+ Antonella Bonfanti

Antonella Bonfanti has worked in the moving image archives and preservation field since 2008. Committed to building community around film, she has organized screenings and events across North America. Antonella graduated from the University of Toronto with an Honours BA in Cinema Studies in 2003. For over a decade Antonella worked as a technical manager and projectionist for southern Ontario’s premier independent cinemas and film festivals, including Cinematheque Ontario, Images Festival, Media City and the Toronto International Film Festival’s Wavelengths program. Through this experience she began to understand film as a material object, a medium with its own distinctive characteristics, and spurred her to pursue a career in film preservation. She received her MA from the Selznick Graduate Program in Film and Media Preservation at the University of Rochester and George Eastman House in 2008..

+ Tara Nelson

Tara Merenda Nelson is a filmmaker, curator, programmer and lecturer with 15 years experience working with film and digital media. After seeing a program of experimental Super 8 films at Squeaky Wheel in Buffalo, NY, she started making films of her own. She later moved to Pittsburgh PA, where she became involved with the Jefferson Presents Film Collective (and met/married her frequent collaborator, Gordon Nelson). In 2011 she earned an MFA in Film/Video from the Massachusetts College of Art, where she studied with Erica Beckman, Luther Price and Joe Gibbons. Her graduate studies also included working with the Harvard Film Archive and programming a three-city US tour for filmmaker Rose Lowder. Her film, performance and installation work was included in the 2010, 2012 and 2014 MONO NO AWARE exhibitions. Tara has taught Digital Media and Video and Film Production courses at Montserrat, Ithaca College, Cornell University and the University of Rochester. Currently she is the Curator of Moving Image Collections at Visual Studies Workshop, where she oversees the inventory, cataloging and digitization of 5,000 16mm films and 6,000 magnetic media titles, and programs the VSW FILM SERIES.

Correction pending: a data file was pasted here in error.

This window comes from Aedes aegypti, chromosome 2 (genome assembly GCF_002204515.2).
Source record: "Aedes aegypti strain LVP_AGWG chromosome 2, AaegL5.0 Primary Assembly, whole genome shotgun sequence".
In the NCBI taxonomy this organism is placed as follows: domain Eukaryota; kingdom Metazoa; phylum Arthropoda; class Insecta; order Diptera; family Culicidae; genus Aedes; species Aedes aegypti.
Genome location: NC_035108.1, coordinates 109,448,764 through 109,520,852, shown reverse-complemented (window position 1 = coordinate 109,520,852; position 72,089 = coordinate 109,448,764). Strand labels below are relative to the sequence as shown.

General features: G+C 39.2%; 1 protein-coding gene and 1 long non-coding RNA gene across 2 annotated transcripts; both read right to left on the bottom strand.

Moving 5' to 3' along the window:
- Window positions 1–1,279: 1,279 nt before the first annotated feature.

+ Gordon Nelson

Gordon Nelson is the Digital Technician for the Moving Image Department at the George Eastman Museum in Rochester, NY. Prior to this, he has worked as a filmmaker, educator and curator. His films have been screened at many venues, including MONO NO AWARE, MoMA and Anthology Film Archive. He has taught film and video courses at MassArt, Pittsburgh Filmmakers and the University of Rochester. He programmed 35mm film screenings for the Carnegie Museum of Art and he helped establish and operate Jefferson Presents, a Pittsburgh-based experimental microcinema collective active from 2000-09.

+ Jeanne Liotta

Jeanne Liotta is an American visual artist who is primarily known for her experimental films. She is also currently a professor of film studies at the University of Colorado Boulder and the Milton Avery Graduate School of the Arts at Bard College. She lives between New York City and Colorado.

+ John Mhiripiri

John Mhiripiri is Director of Anthology Film Archives and responsible for the overall operations and development of this non profit cinema, film archive, and research library. John also serves as Secretary on Anthology’s Board of Trustees, and has been a jury member for numerous film festivals and media arts grant panels. He has presented public programs at film festivals and other venues throughout the U.S., and has screened his own work in Super-8mm since the mid-1990s.

+ Dan Streible

Dan Streible is Associate Professor in the Department of Cinema Studies at New York University and Associate Director of its Moving Image Archiving and Preservation master's program. He is also director of the Orphan Film Symposium..